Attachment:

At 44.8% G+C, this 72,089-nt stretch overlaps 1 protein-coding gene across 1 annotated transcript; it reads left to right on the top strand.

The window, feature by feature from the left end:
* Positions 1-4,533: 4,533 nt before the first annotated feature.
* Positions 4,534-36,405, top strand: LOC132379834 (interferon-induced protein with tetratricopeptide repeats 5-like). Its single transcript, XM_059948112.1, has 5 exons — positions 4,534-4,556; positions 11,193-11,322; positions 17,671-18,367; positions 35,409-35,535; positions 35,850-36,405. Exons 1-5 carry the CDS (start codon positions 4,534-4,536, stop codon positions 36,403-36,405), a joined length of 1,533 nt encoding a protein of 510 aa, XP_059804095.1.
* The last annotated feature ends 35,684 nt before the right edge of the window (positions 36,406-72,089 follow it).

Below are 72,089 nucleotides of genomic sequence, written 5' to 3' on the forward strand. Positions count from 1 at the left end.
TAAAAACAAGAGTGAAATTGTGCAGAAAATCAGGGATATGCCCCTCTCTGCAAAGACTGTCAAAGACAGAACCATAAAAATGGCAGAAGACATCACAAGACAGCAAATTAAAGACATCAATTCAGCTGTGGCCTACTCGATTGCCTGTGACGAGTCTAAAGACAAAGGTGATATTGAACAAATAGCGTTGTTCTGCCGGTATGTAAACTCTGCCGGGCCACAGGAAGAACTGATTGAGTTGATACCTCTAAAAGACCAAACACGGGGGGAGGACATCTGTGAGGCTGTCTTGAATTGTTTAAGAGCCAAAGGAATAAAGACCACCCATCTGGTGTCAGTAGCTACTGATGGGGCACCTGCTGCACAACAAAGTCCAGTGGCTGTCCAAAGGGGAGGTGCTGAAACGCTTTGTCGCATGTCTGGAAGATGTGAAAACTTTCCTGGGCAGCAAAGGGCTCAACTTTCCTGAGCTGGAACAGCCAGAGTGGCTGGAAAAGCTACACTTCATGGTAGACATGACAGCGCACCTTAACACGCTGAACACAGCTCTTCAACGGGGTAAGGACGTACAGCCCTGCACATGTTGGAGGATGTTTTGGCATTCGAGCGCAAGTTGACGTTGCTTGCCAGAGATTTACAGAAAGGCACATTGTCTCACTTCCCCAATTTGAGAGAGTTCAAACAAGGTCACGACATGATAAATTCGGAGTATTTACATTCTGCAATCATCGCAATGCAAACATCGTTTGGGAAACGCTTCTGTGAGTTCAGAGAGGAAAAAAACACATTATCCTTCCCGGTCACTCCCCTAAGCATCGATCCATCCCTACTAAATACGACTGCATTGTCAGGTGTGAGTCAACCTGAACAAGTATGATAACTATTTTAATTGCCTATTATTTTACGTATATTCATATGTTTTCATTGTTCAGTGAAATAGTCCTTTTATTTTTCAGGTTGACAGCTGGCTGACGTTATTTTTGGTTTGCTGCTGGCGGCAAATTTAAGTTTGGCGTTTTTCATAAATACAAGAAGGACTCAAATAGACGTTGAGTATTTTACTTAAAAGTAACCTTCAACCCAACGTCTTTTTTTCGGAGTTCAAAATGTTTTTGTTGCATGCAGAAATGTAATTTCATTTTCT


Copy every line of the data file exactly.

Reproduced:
At 44.8% G+C, this 72,089-nt stretch overlaps 1 protein-coding gene across 1 annotated transcript; it reads left to right on the top strand.

The window, feature by feature from the left end:
* Positions 1-4,533: 4,533 nt before the first annotated feature.
* Positions 4,534-36,405, top strand: LOC132379834 (interferon-induced protein with tetratricopeptide repeats 5-like). Its single transcript, XM_059948112.1, has 5 exons — positions 4,534-4,556; positions 11,193-11,322; positions 17,671-18,367; positions 35,409-35,535; positions 35,850-36,405. Exons 1-5 carry the CDS (start codon positions 4,534-4,536, stop codon positions 36,403-36,405), a joined length of 1,533 nt encoding a protein of 510 aa, XP_059804095.1.
* The last annotated feature ends 35,684 nt before the right edge of the window (positions 36,406-72,089 follow it).

Below are 72,089 nucleotides of genomic sequence, written 5' to 3' on the forward strand. Positions count from 1 at the left end.
TAAAAACAAGAGTGAAATTGTGCAGAAAATCAGGGATATGCCCCTCTCTGCAAAGACTGTCAAAGACAGAACCATAAAAATGGCAGAAGACATCACAAGACAGCAAATTAAAGACATCAATTCAGCTGTGGCCTACTCGATTGCCTGTGACGAGTCTAAAGACAAAGGTGATATTGAACAAATAGCGTTGTTCTGCCGGTATGTAAACTCTGCCGGGCCACAGGAAGAACTGATTGAGTTGATACCTCTAAAAGACCAAACACGGGGGGAGGACATCTGTGAGGCTGTCTTGAATTGTTTAAGAGCCAAAGGAATAAAGACCACCCATCTGGTGTCAGTAGCTACTGATGGGGCACCTGCTGCACAACAAAGTCCAGTGGCTGTCCAAAGGGGAGGTGCTGAAACGCTTTGTCGCATGTCTGGAAGATGTGAAAACTTTCCTGGGCAGCAAAGGGCTCAACTTTCCTGAGCTGGAACAGCCAGAGTGGCTGGAAAAGCTACACTTCATGGTAGACATGACAGCGCACCTTAACACGCTGAACACAGCTCTTCAACGGGGTAAGGACGTACAGCCCTGCACATGTTGGAGGATGTTTTGGCATTCGAGCGCAAGTTGACGTTGCTTGCCAGAGATTTACAGAAAGGCACATTGTCTCACTTCCCCAATTTGAGAGAGTTCAAACAAGGTCACGACATGATAAATTCGGAGTATTTACATTCTGCAATCATCGCAATGCAAACATCGTTTGGGAAACGCTTCTGTGAGTTCAGAGAGGAAAAAAACACATTATCCTTCCCGGTCACTCCCCTAAGCATCGATCCATCCCTACTAAATACGACTGCATTGTCAGGTGTGAGTCAACCTGAACAAGTATGATAACTATTTTAATTGCCTATTATTTTACGTATATTCATATGTTTTCATTGTTCAGTGAAATAGTCCTTTTATTTTTCAGGTTGACAGCTGGCTGACGTTATTTTTGGTTTGCTGCTGGCGGCAAATTTAAGTTTGGCGTTTTTCATAAATACAAGAAGGACTCAAATAGACGTTGAGTATTTTACTTAAAAGTAACCTTCAACCCAACGTCTTTTTTTCGGAGTTCAAAATGTTTTTGTTGCATGCAGAAATGTAATTTCATTTTCT